• ClojureScript macro files: .clj (loaded as needed for macro support in CLJS)
Because mixed and macro files have the same extension, we need a way to indicate that macro files should not be compiled as ClojureScript. Possible solutions:
  1. Modify the way ClojureScript loads code to specify separate paths for ClojureScript code and macro code  NO
    1. Likely breaks many existing projects which mingle these into the same source path.
    2. Also breaks library publishing as a single jar.
  2. Add build option to specify names to skip during compilation (the macro namespaces).   NO
    1. require-macros would ignore this directive so require-macros would still load the ns'es
    2. Existing CLJS projects would still work if the code in the macro files happened to be compile-able by ClojureScript
    3. This capability would also make it easier to mingle Clojure and ClojureScript projects in the same project in a single source tree (with capability to ignore certain files for CLJS for reasons other than avoiding compilation of macro files)
    4. Main problem is that if published as a library, there is no way to get this ns exclusion list to users of the published library. Would have to also invent some way to specify that list of namespaces in jar metadata etc.
  3. Add marker in macro namespaces to identify them as being skipped for compilation  INVESTIGATING
    1. Add namespace meta or other indicator that this .clj file is only included for macros not for compilation - use existing parse-ns for this
    2. Could automatically be picked up by downstream users of code published as a library

Open Extension

One consequence of feature expressions is that a library must encode solutions for all of the supported platforms in the source code at packaging time (in other words, extension is closed to external users).



No Format
Library files:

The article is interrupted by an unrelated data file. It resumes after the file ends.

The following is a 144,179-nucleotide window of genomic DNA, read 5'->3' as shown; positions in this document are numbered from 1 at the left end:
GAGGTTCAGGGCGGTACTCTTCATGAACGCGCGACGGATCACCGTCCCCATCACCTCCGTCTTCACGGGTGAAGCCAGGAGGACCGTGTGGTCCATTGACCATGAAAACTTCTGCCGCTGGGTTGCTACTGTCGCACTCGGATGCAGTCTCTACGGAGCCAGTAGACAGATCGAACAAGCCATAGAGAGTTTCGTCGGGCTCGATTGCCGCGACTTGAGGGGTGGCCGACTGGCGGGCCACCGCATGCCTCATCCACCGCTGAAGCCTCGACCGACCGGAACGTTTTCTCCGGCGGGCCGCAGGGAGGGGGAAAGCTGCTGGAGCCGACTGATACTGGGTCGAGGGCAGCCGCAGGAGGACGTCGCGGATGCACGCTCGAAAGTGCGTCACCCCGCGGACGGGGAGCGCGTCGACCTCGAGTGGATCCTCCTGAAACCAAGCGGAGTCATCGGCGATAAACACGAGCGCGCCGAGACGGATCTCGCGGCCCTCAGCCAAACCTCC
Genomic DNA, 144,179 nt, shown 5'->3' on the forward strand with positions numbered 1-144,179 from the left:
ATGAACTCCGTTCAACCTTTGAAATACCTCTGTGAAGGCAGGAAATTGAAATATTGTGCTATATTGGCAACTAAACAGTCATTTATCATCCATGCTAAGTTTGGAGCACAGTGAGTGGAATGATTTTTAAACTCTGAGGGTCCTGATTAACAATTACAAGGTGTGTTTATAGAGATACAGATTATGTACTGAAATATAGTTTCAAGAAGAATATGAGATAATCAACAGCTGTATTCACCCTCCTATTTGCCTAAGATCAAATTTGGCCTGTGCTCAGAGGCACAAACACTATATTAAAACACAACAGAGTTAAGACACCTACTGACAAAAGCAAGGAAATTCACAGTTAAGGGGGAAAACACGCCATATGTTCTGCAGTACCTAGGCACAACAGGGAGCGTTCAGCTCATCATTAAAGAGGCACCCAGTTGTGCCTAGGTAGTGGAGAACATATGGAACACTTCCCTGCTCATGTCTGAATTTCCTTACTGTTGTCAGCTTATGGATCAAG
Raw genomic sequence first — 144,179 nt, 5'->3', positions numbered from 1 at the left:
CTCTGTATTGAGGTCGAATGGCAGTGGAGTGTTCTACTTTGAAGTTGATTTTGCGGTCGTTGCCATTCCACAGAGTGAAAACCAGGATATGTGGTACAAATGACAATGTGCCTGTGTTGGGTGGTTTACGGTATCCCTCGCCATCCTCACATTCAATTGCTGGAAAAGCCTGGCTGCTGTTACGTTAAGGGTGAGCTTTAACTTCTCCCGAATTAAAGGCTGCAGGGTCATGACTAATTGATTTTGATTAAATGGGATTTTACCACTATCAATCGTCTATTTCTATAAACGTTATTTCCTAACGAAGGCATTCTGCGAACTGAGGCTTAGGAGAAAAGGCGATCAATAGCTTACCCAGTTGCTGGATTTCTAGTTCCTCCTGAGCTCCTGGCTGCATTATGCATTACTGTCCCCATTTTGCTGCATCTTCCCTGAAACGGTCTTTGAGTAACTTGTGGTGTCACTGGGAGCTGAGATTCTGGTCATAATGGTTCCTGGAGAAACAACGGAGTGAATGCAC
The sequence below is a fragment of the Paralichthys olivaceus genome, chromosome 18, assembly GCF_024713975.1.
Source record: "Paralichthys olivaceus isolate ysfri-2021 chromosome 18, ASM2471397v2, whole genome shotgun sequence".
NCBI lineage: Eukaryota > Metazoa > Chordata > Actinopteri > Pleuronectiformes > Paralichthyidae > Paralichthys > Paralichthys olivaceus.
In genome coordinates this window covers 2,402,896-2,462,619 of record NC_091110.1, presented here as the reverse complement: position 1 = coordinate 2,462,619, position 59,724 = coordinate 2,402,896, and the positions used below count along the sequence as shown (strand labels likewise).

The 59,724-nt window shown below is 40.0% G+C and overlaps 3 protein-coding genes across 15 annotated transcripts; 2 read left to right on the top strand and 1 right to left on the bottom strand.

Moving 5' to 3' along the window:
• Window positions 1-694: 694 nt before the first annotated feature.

src/my/core.clj - ns requires my.thing
 src/my/thing.clj - Clojure implementation of my.thing (loaded by Clojure)
 src/my/thing.cljs - ClojureScript implementation of my.thing (loaded by ClojureScript)
Open ClojureScript question:is it possible to have a single .clj namespace that is used for both feature expressions when loaded in a Clojure context and macros when loaded via require-macros?

Open ClojureScript question: Is it possible to AOT and publish a library with Clojure .class files that will be loaded when the library is used by Clojure and .cljs files with the same namespace that will be loaded and used by ClojureScript? ClojureScript Tooling Support

ClojureScript tooling needs to be aware of the change in supported file extension names and possibly new build options. Need to ensure tools are able to support the new mixed-language projects well:

  • lein-cljsbuild - most ClojureScript projects today are built with the lein-cljsbuild plugin. 
    • compiler.clj - needs to properly account for ClojureScript .clj files
    • features - might need to add support for specifying non-default feature set when testing
  • austin?
  • what else?



  1. What about non-boolean expressions for things like Clojure version, JDK version, etc?  Out of scope. The "compile-if" trick covers many of those (relatively rare) cases already.


JIRA Tickets and patches: